In this page i will present you a really handy circuit where you can use it to your projects ,if you want to accomplish FAST connection between your programmer and your breadboard or ( pcb ).
For a long time i was very displeased with the pin header i was using. I had problems finding the right angle and alignment to establish a connection between the programmer and my breadboard.
So i had to do something that would make my life easier....
When i bought PICKIT 3 i received with the programmer two connection cables.
1)The first one has female pin headers to both sides,and the
2)Second one has female pin header to the one side and RJ-25 connector to the other.
" RJ " comes from the words "Registered Jack" which is a standardized physical network interface for connecting telecommunications or data equipment.There are also another RJ types named as RJ11, RJ14, RJ21, RJ48, etc.These are the most common types and to those i am familiar to...
So the second cable was obviously my savior!!!!!
RJ connectors can be connected very very FAST!!!!!!You almost don't have to look....(kidding)
You just push and when you hear the confirmation "click" sound ,the connector is connected.
Another important thing is that you don't have to worry about polarity , it is impossible to connect it wrong
since its shape.
Some ICSP Info...
Now PICKIT's output consists of 6 wires
Vpp - Programming mode voltage. This must be connected to the MCLR pin, or the Vpp pin of the optional ICSP port available on some large-pincount PICs. To put the PIC into programming mode, this line must be in a specified range that varies from PIC to PIC. For 5V PICs, this is always some amount above Vdd, and can be as high as 13.5V. The 3.3V only PICs like the 18FJ, 24H, and 33F series use a special signature to enter programming mode and Vpp is a digital signal that is either at ground or Vdd. There is no one Vpp voltage that is within the valid Vpp range of all PICs. In fact, the minimum required Vpp level for some PICs can damage other PICs.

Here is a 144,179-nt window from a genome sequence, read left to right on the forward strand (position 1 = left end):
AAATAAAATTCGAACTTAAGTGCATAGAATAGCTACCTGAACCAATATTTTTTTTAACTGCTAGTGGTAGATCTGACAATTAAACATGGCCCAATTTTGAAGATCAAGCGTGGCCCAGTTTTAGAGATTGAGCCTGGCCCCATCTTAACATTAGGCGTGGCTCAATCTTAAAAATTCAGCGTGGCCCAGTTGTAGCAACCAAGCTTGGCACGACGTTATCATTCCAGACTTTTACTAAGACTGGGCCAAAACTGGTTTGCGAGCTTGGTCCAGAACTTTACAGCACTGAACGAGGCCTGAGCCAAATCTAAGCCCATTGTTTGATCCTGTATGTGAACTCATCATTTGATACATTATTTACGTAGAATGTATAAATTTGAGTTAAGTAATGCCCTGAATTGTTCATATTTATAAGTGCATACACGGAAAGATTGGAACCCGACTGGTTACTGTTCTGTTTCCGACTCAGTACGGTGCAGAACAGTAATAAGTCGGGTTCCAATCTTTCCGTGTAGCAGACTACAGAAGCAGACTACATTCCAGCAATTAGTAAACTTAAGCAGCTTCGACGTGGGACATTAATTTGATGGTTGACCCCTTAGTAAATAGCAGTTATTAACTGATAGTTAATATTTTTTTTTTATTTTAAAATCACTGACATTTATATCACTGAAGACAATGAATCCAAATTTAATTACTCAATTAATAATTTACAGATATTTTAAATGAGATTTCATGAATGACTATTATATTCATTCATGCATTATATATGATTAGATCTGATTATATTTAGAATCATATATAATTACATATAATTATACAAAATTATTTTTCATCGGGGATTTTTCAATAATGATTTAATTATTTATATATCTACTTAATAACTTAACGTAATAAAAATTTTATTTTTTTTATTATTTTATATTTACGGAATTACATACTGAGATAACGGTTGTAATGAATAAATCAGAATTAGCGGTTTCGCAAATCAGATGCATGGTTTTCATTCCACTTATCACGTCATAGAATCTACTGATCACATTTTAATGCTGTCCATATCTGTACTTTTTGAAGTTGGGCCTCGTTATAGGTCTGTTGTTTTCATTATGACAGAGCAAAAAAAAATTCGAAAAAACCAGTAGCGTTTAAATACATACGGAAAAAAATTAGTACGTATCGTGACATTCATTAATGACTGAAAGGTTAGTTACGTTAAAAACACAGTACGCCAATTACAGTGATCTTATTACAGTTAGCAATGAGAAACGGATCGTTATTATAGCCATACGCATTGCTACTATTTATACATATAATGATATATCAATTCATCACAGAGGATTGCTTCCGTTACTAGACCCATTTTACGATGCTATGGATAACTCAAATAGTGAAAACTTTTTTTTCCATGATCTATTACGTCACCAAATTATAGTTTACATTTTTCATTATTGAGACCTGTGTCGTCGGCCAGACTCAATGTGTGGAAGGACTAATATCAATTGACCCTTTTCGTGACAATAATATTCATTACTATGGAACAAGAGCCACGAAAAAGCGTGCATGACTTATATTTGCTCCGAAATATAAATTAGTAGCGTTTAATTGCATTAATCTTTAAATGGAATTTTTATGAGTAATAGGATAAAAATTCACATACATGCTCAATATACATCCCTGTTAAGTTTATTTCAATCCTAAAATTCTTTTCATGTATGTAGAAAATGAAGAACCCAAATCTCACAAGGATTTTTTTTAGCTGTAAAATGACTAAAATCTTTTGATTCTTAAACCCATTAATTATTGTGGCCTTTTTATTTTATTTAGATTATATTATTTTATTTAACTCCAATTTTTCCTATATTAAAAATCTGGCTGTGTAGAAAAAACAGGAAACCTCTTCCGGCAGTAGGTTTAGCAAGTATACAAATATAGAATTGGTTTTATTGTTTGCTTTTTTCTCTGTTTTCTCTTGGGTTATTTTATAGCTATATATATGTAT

Vdd - This is the positive power input to the PIC. Some programmers require this to be provided by the circuit (circuit must be at least partially powered up), some programmers expect to drive this line themselves and require the circuit to be off, while others can be configured either way (like the Microchip ICD2). The Embed Inc programmers expect to drive the Vdd line themselves and require the target circuit to be off during programming.
Vss - Negative power input to the PIC and the zero volts reference for the remaining signals. Voltages of the other signals are implicitly with respect to Vss.
ICSPCLK - Clock line of the serial data interface. This line swings from GND to Vdd and is always driven by the programmer. Data is transferred on the falling edge.
ICSPDAT - Serial data line. The serial interface is bi-directional, so this line can be driven by either the programmer or the PIC depending on the current operation. In either case this line swings from GND to Vdd. A bit is transferred on the falling edge of PGC.
Here are some photos before soldering...
Some photos after soldering....
The connector on my breaaboard...
I think there is nothing else to say about it.Below you will find the pcb artwork if you would like to built it for your own.....